Committee wants Wilkes Central baseball field named for officer
By Karin M. Clack
Wilkes Journal-Patriot reporter
Wednesday, June 6, 2007

Members of the class of 1989 from Wilkes Central High School recently formed a committee and presented a request Monday night to the Wilkes Board of Education to name the baseball field at the school in memory of Maj. Larry J. Bauguess Jr., who was killed May 14 in Pakistan.

Bauguess, originally from Moravian Falls, was killed after he was in a meeting held to help ease tension following recent clashes between Afghan and Pakistani forces. Bauguess, 36, was deployed to Afghanistan in January as operations officer for the special troops (headquarters) battalion of the 82nd Airborne's 4th Brigade Combat Team from Fort Bragg.

Members fromt he committee want to name the baseball field the Maj. Larry J. Bauguess Jr. Memorial Field.

Mandy Marxen asked the board to form a committee over the summer and to meet with the Maj. Larry J. Bauguess Jr. Memorial Committee, then vote to approve the naming of the field at the August board meeting.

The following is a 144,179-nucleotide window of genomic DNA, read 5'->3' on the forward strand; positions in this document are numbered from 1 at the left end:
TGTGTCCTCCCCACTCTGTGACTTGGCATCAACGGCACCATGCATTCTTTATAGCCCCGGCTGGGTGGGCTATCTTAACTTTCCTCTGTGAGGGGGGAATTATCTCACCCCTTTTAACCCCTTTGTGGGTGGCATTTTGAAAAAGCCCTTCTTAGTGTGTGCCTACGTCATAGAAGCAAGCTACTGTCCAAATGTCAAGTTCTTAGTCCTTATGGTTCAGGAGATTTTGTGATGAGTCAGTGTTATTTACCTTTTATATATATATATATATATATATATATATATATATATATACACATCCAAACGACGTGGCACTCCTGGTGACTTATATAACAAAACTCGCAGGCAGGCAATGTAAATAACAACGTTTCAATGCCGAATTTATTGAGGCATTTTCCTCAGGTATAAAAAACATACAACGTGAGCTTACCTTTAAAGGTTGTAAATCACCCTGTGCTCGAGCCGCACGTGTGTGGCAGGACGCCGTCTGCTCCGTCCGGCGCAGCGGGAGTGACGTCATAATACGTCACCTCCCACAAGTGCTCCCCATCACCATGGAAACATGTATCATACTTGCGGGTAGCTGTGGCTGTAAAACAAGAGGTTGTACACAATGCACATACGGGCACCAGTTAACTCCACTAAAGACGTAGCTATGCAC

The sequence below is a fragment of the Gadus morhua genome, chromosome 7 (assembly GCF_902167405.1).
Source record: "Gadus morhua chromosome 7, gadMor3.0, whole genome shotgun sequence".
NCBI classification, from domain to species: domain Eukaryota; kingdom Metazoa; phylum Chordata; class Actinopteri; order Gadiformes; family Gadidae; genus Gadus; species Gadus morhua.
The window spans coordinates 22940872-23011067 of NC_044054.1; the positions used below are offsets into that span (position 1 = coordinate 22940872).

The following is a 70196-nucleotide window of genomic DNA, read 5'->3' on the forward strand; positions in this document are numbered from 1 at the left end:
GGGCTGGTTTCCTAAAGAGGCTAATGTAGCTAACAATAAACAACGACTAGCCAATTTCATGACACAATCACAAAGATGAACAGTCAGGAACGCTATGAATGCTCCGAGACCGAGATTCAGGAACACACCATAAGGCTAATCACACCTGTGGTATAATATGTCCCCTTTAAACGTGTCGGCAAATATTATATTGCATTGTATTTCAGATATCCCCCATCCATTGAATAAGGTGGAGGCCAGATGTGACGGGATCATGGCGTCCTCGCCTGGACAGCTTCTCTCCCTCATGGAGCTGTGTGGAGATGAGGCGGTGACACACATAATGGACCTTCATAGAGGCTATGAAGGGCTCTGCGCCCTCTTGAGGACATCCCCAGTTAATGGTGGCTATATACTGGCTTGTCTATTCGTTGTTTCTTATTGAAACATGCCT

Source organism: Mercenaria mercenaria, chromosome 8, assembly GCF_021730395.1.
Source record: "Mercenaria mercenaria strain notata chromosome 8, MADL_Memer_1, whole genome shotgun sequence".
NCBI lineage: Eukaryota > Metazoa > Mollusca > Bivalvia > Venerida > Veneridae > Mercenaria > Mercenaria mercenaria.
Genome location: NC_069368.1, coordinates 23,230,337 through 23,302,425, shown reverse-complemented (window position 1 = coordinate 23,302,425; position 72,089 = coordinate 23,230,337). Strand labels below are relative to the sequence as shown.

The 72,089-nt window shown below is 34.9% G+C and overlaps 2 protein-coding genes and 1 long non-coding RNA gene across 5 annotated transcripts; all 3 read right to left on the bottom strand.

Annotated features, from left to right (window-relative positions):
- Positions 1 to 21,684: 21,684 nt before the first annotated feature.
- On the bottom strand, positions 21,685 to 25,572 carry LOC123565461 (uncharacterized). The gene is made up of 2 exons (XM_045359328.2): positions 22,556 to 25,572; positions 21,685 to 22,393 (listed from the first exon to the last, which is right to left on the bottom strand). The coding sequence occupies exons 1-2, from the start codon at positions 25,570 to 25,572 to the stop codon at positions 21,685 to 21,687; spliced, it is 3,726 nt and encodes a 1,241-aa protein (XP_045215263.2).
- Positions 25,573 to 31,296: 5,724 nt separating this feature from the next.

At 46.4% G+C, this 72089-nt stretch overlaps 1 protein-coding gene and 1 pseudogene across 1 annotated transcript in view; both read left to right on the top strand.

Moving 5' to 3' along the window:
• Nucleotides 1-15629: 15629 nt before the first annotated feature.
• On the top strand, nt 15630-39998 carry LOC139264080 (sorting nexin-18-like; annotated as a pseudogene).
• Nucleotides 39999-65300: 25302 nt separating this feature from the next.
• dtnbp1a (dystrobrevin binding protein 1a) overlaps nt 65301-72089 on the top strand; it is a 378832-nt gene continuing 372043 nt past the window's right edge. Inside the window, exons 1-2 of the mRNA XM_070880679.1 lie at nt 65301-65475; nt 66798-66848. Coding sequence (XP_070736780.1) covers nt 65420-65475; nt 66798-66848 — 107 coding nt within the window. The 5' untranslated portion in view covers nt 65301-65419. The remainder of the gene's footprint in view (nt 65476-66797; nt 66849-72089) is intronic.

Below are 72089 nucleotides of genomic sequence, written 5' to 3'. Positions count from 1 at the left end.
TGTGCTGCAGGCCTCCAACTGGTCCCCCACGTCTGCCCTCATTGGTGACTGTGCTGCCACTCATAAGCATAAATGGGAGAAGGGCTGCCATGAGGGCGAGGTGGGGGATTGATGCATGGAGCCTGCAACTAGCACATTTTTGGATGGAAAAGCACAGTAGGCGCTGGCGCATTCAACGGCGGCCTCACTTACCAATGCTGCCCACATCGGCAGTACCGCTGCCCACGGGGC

Ms. Marxen read fromt he school system's policy regarding naming school facilities.

In part, the policy states the superintendent will consider several criteria aw well as other factors the superintendent determines to be relevant in identifying potential names for the facility. One criteria is "the name may be in honor or in memory of an individual who has helped students inthis school district succeed through financial contributions or educational leadership."

Ms. Marxen said, "Larry Bauguess wasn't a rich man, so he didn't give financial contributions back to the school - at least as far as I know. But he helped his fellow students at Wilkes Central the entire time he was there, and beyond, by being honest and very even tempered to everyone in the class.

"His leadership in the US Army helped the class of 1989 and countless others across this country by making htis war very real," said Ms. Marxen. "He is the highest ranking officer from Wilkes County to die in service since the Civil War. That is a milestone I hope, for the sake of Wilkes County, never gets surpassed."